A recent Good Food Insights article — produced by FamilyFarmed and published by New Hope Network — focused on the fast-growing market demand for grass-fed meat. The article included quotes from four grass-fed livestock producers who participated in FamilyFarmed’s Good Food EXPO March 22-23.
Had you or your family previously raised livestock by conventional practices?
Cliff McConville, All Grass Farms: No, we were new to farming (with a little experience raising horses and chickens) before we started raising cattle, hogs, and poultry on pasture.
Paul and Marisa Maggio, Starry Nights Farm: No, we were city (Chicago) people before we started farming in 2012, and we started farming organically and pasture raised from the beginning.
What were the main factors in your decision to raise pasture-raised livestock?
Cliff McConville, All Grass Farms: We started with the intention of primarily raising animals on pasture for our own family’s consumption, to eat healthier. However, once we got started, neighbors started asking for beef quarters, chickens, eggs and pork. So we decided to begin selling commercially as a “side gig” to our day jobs, that was back in 2012. The demand was strong and so we spent the next several years struggling to produce enough.
Paul and Marisa Maggio, Starry Nights Farm: Health benefits to our land, our animals and our customers. We believe it all starts with the soil, if you have healthy soils the rest will follow. For healthy soils, rotational grazing of livestock is the best practice, with the animals in their activity stimulating the microbiology of the soil.
Consumer demand for grass-fed is clearly rising. What do you regard as the biggest factor or factors driving this demand (e.g., animal welfare, environmental sustainability, taste…)
Cliff McConville, All Grass Farms: We now have hundreds of customers, and there seem to be just as many reasons driving the interest in grass fed/pasture-raised meats. I would say the number one reason is health and nutrition. Many people are battling chronic illnesses, and they know that eating better quality meats, dairy and eggs is better for them. Others are very focused on animal welfare, in fact we have many converted vegans and vegetarians who would not eat conventionally raised meats but will only eat meat from our farm. There is also a strong contingent of “foodies” who are focused on the highest quality, freshest and tastiest meats, eggs and dairy, and that is their main focus. And a few that are focused on the environmental benefits of our farming methods. Some are interested in all four, but I would say the number one reason is the health benefits of eating grass-fed meats.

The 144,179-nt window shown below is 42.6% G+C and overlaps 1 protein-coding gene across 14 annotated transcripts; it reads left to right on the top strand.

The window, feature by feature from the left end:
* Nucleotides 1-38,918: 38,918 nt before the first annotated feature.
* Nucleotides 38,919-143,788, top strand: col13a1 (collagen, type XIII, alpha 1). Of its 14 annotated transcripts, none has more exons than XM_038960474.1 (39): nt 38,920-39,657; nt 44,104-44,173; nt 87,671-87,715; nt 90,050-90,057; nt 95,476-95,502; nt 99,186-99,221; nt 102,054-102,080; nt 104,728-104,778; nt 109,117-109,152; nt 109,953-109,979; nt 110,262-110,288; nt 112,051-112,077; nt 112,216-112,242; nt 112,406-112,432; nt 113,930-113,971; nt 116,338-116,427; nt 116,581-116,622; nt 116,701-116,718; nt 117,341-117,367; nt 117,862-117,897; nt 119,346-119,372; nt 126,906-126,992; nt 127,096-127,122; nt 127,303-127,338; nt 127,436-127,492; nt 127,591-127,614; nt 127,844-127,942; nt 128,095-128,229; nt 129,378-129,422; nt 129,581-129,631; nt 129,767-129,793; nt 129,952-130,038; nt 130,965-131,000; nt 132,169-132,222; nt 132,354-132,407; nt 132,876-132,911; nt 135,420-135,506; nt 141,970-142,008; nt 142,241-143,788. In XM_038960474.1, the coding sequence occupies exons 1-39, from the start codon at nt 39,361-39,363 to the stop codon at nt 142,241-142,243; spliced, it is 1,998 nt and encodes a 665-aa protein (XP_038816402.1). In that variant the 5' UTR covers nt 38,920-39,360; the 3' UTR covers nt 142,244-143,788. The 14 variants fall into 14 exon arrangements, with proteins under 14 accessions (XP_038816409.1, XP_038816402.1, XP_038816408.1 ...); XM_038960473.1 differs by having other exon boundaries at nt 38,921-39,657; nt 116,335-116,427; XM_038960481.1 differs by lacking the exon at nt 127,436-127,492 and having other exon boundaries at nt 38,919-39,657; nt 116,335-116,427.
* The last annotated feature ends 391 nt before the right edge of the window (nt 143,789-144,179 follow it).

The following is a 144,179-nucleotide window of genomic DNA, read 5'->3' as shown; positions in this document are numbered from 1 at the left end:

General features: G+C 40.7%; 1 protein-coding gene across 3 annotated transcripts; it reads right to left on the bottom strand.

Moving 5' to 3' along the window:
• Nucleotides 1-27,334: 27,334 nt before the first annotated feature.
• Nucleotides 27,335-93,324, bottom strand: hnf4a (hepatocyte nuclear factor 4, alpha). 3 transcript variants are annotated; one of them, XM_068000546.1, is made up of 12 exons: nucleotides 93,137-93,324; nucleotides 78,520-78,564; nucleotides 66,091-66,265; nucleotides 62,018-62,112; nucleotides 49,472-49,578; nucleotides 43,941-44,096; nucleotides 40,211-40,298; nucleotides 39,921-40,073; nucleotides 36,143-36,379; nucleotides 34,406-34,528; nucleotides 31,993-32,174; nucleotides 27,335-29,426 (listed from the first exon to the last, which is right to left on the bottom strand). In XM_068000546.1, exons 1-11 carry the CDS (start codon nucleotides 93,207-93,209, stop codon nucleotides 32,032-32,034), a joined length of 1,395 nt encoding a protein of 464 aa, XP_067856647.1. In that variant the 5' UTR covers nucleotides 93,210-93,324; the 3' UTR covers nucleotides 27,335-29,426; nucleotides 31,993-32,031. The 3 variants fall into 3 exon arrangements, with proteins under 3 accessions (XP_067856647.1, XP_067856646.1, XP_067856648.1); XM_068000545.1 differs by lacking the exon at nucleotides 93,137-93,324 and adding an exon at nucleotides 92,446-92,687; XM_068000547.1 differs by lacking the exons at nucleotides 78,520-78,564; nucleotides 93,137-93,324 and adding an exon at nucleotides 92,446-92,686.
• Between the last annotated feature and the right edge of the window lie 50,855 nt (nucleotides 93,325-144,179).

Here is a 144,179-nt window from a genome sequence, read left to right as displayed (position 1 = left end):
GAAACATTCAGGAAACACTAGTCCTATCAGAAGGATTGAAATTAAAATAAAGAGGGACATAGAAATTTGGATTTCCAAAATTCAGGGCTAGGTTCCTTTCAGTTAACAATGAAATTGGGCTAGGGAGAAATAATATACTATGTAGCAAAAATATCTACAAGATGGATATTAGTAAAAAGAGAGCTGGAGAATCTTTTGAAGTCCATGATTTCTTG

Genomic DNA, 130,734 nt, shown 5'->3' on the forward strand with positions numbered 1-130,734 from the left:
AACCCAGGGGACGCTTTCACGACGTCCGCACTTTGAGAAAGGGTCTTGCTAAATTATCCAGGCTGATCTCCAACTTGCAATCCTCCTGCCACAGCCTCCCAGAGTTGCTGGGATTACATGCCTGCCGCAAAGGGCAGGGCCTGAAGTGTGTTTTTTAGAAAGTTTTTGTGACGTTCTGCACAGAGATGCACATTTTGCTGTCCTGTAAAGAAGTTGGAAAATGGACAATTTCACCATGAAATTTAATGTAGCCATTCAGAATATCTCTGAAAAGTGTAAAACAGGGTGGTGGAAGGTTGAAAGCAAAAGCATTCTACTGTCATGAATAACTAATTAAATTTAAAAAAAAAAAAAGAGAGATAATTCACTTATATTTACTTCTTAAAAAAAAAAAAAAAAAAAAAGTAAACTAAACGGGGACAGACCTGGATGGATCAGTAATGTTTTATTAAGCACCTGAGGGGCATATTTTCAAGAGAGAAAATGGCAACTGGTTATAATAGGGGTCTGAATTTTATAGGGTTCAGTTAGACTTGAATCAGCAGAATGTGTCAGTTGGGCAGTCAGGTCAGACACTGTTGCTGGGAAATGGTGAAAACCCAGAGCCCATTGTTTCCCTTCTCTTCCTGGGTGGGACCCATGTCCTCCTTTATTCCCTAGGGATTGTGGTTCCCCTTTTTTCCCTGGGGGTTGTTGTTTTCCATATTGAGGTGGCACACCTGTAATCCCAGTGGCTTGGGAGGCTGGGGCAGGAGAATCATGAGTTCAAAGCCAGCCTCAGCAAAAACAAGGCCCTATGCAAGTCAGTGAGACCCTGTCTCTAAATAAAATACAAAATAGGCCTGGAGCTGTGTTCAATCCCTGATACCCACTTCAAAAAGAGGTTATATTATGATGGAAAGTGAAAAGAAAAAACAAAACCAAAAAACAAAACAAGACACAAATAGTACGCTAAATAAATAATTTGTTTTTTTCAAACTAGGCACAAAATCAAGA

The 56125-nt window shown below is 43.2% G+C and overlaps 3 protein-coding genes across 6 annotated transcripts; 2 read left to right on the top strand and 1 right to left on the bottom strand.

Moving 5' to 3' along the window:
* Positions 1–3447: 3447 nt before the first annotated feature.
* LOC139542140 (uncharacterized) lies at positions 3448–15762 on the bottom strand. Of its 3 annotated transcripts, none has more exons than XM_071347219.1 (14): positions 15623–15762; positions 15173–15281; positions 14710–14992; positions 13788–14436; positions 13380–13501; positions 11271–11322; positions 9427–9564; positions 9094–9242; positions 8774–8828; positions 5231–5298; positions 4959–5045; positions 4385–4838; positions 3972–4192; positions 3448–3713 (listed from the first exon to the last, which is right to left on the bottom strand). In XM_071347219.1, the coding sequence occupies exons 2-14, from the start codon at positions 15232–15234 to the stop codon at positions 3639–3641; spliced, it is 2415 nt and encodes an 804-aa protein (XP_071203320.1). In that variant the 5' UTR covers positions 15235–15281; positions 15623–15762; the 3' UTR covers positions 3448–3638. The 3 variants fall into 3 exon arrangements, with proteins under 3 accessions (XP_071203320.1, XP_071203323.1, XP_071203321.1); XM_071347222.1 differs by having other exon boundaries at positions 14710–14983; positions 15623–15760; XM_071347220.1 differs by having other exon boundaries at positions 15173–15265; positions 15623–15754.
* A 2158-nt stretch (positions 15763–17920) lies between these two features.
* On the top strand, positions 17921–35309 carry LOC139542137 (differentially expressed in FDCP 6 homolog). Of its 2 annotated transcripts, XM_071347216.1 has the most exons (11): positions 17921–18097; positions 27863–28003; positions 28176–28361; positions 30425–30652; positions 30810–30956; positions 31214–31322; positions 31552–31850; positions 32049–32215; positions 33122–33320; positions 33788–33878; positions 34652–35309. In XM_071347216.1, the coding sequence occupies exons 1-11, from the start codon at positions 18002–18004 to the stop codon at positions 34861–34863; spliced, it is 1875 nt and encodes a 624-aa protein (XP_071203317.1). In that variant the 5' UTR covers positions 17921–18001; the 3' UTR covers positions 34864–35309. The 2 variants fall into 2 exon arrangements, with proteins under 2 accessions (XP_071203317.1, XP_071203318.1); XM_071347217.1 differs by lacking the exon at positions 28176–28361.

Paul and Marisa Maggio, Starry Nights Farm: Certainly, health and environment seem to be the biggest, but animal welfare is also an important factor. Most of our customers have learned that grass-fed is healthier than corn-fed beef. The bad environmental impact of conventional farming of animals is coming to light, at the same time that pastured livestock and regenerative agriculture are growing as better and healthy options for our environment. Lastly, we do have customers who care about animal welfare and find us because they want to make sure the animals are allowed to live a good life.
Most of the attention about regenerative agriculture up to now has centered on crop/plant production. But livestock production plays a big role too. How do you define how pasture-raising livestock is regenerative?
Cliff McConville, All Grass Farms: There is a fair amount of scientific research that has come out in recent years demonstrating that managed grazing is the best way to rebuild depleted soils and sequester carbon from the atmosphere and put it back into the soil where it can feed the soil microbiome. Many large-scale trials (thousands of acres), such as on Gabe Brown’s farm in North Dakota, have shown significant increases in soil organic matter and overall soil health, water retention, etc. with managed grazing. Based on this research, many consider managed grazing as one of the best methods for reversing climate change. This is the true definition of regenerative agriculture.